The first thing that everybody notices about Rebekah Brooks is her red hair. It's red, and it's curly. Brooks almost always wears it down and she's probably fielded jeers about it her whole life. Despite the already endless list of clichés and catchy headlines that already highlight Brooks's hair, The Daily Beast's Robin Givhan today devotes nearly a thousand words to searching for meaning in the curls. (There's also a helpful slideshow of powerful women with red hair.) The Pulitzer-prize winning fashion critic seems straight-forward enough at first:

Brooks arrived for her questioning dressed soberly in navy with a demure little heart-shaped charm dangling from a necklace. Her hair hung thick and loose below her shoulders like a dense tangle of vines. It was free and unruly; it was hair that had been released from any need to be controlled and tidy.

As she's famous for doing, Givhan inevitably and provocatively turns Brooks's fashion statement into a much broader statement about power. It's kind of like the time she framed Dick Cheney's choice to wear a parka, "the kind of attire one typically wears to operate a snow blower," at an Auschwitz memorial ceremony as an expression of his selfishness. (She included that article in her Pulitzer portfolio by the way.) Givhan's take on the non-ponytailed red hair is similar:

Brooks’s hair was a distraction because it was a ballsy rebuke of our expectations governing how people on the defensive are supposed to tread. There was no suggestion of humility, timidity, or caution. There was no attempt to disappear into doleful anonymity.

That was look-at-me hair--stare at me, remember me. Me, me, me.

Speaking of analogies, we counted at least five ways besides "look-at-me hair" that Givhan manipulated metaphors to reference Brooks's hair: "a wild mane of wavy auburn hair," "a dense tangle of vines," "the familiar red cloud," "that flaming hair," and "a spray of self-conscious indifference."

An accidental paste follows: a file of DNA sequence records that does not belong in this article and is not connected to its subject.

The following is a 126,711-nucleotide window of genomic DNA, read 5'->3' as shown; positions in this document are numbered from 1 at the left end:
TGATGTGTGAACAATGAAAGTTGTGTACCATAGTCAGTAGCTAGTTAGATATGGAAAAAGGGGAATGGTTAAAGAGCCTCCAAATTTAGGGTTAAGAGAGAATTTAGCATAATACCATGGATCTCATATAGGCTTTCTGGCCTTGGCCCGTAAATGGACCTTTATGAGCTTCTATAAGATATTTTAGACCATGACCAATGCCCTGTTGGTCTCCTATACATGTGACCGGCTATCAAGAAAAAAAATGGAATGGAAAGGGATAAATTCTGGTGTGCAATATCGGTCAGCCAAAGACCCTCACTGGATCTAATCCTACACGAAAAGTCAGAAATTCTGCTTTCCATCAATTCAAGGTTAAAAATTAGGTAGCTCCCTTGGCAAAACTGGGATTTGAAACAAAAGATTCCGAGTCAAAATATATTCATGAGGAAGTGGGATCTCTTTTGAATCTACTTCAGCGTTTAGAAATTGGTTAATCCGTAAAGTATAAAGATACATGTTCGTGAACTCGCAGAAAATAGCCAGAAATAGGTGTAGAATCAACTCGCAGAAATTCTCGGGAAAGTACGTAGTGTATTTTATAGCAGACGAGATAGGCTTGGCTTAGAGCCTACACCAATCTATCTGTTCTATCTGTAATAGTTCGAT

British journalists have been conjuring up ways to reference Brooks's hair for years. However, even they seem a little bored of the red-hair angle. "Thousands of words have been written about her hair, her charm and her husbands. But the key to her extraordinary rise and devastating fall is none of these things," wrote Janine Gibson for The Guardian last Friday. Gibson adds that many of the jabs at Brooks's hair amount to "attempts to dismiss her by reducing her to ambitious woman cliches." 

Or take Telegraph writer Richard Alleyne who profiled Brooks last week, giving mention to her hair only once in his story's lede. "The flame haired, 43-year-old ability to get the scoop and rise up the corporate ladder were down to a potent mix of ruthlessness and dazzling charm," writes Alleyne. "That and an extraordinary ability to make friends in high places meant the guest list to her wedding two years ago read like a Who's Who of modern Britain. She has risen from the very bottom to the very top of the profession."

Viv Groskop at the London Evening Standard on Monday anticipated and laughed off Givhan's Daily Beast argument about the meaning of the hairstyle in a column earlier this week. "No one is claiming that Rebekah Brooks's hair cast a spell over Rupert Murdoch for all those years," writes Groskop. "Nor are they suggesting that the mysterious power wielded by a frothy mass of in-your-face russet curls tells the untold story behind one of the greatest scandals of our times. Because that would be silly." She then goes on to talk about how big hair is about power. Oops.

For what it's worth, the Evening Standard included a slideshow with their story too.